Phillies

How will Gabe Kapler's bench shape up?

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How will Gabe Kapler's bench shape up?

As the confetti gets swept up along Broad Street and the Flyers and Sixers push into the second halves of their seasons, Philadelphia’s sporting calendar moves on. The Phillies report to Clearwater for spring training next week with a new manager, a new bat in the lineup and a couple of veteran additions in the bullpen.

New skipper Gabe Kapler will look for veteran stability from relievers Pat Neshek and Tommy Hunter, both signed as free agents. First baseman Carlos Santana, with a career on-base percentage of .365, has also joined the club as a free-agent signing.

Neshek and Hunter will join a returning cast of relievers that showed promise in the second half of last season. The Phillies made no upgrades to their starting rotation this winter. One may still come before the March 29 opener in Atlanta, but for now, management is committed to giving its core of young starters innings and the opportunity to show improvement.

Innings, however, could be a challenge with a staff prone to running high pitch counts. Therefore, there is a pretty good chance that the Phillies will open the season with an eight-man bullpen, which would mean just a four-man bench. The bench is hugely important in the National League and Kapler has promised to use his entire roster. A premium will be placed on versatility.

So, as camp gets set to start, let’s take a look at some of the decisions the team will have to make on its bench.

There are two key areas that will get significant focus: the backup catching position and the backup infield spot.

Catchers
Jorge Alfaro’s game still needs polish, especially behind the plate, but he is out of minor-league options. That means he is going to get significant playing time, probably No. 1 reps, and a chance to finish his development in the major leagues. Cameron Rupp and Andrew Knapp both return. Both can be sent to the minors or one could end up being traded. Rupp’s experience and ability to pop a long ball off the bench could help him stick, but Knapp is a switch-hitter with some plate discipline and the ability to play first base. That could help his chances. It could also factor in the decision if the Phils wanted to carry three catchers.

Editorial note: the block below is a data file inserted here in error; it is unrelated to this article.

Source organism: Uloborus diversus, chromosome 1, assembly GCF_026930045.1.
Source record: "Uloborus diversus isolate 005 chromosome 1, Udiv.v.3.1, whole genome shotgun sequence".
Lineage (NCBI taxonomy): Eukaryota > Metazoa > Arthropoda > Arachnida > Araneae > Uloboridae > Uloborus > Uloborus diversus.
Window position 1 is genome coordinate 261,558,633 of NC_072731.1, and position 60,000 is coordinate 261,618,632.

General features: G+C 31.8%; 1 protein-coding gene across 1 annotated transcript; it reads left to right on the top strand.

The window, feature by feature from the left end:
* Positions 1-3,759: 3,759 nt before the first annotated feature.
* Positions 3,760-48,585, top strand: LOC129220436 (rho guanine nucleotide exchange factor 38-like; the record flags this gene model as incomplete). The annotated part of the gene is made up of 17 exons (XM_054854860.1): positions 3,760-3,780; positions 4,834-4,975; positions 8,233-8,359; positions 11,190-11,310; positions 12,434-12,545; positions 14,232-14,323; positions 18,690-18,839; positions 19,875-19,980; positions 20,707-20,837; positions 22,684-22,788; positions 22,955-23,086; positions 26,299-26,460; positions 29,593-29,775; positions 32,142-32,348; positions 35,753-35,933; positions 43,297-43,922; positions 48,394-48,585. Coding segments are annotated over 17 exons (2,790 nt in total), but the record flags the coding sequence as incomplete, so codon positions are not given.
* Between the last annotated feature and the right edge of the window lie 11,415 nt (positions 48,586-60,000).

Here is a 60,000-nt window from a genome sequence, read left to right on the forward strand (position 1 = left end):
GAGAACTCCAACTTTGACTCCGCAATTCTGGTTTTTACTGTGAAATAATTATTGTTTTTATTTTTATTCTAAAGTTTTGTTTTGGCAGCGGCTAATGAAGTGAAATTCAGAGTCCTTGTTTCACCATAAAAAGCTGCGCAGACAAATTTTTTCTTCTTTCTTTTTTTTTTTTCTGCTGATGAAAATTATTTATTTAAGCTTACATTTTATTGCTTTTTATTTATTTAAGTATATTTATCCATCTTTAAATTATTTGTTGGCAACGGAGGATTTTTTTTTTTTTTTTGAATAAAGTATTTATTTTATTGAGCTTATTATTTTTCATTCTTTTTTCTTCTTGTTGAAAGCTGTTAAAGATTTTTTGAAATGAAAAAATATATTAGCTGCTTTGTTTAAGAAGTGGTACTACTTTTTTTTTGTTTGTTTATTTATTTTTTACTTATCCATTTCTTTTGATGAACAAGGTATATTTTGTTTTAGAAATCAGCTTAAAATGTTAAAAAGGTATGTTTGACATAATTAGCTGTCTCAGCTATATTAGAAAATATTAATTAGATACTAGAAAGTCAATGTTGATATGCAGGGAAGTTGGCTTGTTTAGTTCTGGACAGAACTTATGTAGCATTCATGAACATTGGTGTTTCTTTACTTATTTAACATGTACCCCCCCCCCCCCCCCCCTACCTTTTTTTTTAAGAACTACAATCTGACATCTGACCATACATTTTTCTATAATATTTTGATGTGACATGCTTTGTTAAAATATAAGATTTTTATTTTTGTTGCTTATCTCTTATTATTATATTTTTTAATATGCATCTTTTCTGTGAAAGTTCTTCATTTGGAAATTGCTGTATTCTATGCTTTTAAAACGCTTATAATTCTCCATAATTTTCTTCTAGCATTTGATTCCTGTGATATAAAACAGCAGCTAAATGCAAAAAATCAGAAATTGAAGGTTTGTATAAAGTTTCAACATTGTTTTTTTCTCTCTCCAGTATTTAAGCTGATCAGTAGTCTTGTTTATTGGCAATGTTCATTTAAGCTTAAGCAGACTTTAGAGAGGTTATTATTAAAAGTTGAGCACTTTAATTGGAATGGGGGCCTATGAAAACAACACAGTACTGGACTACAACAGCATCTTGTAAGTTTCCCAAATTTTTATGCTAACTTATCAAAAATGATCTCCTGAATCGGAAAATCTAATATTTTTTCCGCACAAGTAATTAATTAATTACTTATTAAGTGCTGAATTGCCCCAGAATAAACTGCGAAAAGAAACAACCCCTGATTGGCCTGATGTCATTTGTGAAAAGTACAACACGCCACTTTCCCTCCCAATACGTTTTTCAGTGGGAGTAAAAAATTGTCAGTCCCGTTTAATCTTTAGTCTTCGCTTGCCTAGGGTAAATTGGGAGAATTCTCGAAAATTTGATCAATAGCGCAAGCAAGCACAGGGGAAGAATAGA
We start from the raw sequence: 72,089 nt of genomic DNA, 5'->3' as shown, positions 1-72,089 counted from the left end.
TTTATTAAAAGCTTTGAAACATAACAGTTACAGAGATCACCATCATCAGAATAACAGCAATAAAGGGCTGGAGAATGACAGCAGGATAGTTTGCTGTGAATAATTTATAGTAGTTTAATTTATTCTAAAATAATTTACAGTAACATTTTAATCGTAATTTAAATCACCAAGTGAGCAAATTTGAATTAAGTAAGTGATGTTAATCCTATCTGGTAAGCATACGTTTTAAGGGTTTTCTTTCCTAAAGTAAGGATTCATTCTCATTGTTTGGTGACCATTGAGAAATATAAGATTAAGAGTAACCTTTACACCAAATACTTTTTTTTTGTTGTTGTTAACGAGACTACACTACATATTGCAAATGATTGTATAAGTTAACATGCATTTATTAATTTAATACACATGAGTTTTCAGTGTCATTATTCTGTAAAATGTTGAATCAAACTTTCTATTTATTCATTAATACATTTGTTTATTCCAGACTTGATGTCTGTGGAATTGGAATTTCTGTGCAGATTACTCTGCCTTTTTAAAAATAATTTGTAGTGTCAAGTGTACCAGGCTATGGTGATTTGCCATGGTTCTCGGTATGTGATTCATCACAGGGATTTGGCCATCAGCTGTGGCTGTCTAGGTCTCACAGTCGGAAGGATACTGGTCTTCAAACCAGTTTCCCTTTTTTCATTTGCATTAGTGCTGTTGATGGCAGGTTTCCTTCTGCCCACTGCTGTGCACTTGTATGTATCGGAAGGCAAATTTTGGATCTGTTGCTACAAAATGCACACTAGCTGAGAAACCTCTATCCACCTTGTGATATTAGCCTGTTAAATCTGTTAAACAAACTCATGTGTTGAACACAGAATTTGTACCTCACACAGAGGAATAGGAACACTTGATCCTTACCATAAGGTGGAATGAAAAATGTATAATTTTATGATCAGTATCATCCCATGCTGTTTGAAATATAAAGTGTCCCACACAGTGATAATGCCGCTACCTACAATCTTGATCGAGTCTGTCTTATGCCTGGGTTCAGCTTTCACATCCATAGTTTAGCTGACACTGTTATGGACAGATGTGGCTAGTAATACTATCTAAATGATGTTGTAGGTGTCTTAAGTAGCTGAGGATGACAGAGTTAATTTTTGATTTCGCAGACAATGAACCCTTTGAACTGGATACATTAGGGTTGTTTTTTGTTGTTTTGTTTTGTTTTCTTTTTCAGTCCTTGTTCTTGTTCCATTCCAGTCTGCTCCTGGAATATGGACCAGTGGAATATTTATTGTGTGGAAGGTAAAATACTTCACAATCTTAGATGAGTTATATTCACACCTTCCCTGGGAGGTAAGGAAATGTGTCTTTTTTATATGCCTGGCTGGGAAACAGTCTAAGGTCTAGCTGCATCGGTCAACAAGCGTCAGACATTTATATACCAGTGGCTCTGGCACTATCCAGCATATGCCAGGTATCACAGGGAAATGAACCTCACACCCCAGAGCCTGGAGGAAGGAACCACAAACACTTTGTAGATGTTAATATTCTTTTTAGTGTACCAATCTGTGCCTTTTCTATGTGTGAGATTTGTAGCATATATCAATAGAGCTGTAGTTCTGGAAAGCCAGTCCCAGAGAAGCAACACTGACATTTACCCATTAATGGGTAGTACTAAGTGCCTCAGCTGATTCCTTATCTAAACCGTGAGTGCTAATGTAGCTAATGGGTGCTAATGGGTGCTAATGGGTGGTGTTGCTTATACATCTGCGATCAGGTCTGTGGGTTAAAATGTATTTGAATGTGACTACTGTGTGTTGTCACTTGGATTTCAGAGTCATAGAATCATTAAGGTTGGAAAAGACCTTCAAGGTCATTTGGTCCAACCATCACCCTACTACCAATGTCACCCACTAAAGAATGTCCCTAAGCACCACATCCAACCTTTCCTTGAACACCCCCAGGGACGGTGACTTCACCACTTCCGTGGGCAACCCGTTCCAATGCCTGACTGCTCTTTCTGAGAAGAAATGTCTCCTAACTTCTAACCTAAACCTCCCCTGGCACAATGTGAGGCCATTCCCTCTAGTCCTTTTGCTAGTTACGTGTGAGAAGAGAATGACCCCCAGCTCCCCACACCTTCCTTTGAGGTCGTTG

Nonroster invitees Logan Moore, Matt McBride and Eric Fryer could also be in the mix.

Infield
J.P. Crawford is moving in at shortstop. The Phillies need to carry a versatile Andres Blanco-type of utility infielder who can play the position if needed. Nonroster player Pedro Florimon could be that guy and his ability to play the outfield, as well, should help his chances. Florimon played well for the Phillies at Triple A and later in the majors last season and the team was obviously impressed as it re-signed him to a minor-league contract early in the offseason.

But the position is so important that management did not stop at Florimon. It has created competition with the signings of versatile veterans Adam Rosales and Ryan Flaherty. Also, Jesmuel Valentin, who hung around until the last cut last spring, will return. Scott Kingery will be in camp and should be a factor in the infield sooner rather than later. But he is likely to open the season in Triple A, a move that would delay his potential free agency until after the 2024 season.

Tommy Joseph returns and will be in line to make the team as a backup first baseman. His power (43 homers the last two seasons) is attractive, but he lacks versatility. Look for Joseph to get a lot of looks in Grapefruit League play as the Phils try to entice a trade partner from the American League, where Joseph might fit better as a designated hitter/first baseman.

Outfield
Barring a trade, there is already depth in the outfield as Kapler essentially has four regulars for three spots. Rhys Hoskins is set in left field and Odubel Herrera in center. Nick Williams and Aaron Altherr could platoon in right, a strategy that would strengthen the bench, though Altherr is gifted enough defensively to play anywhere in the outfield and that will give Kapler other lineup options. Still, the Phillies will look to carry a fifth outfielder. That could come from the cast of utility infield candidates who also carry outfielder’s gloves in their equipment bags.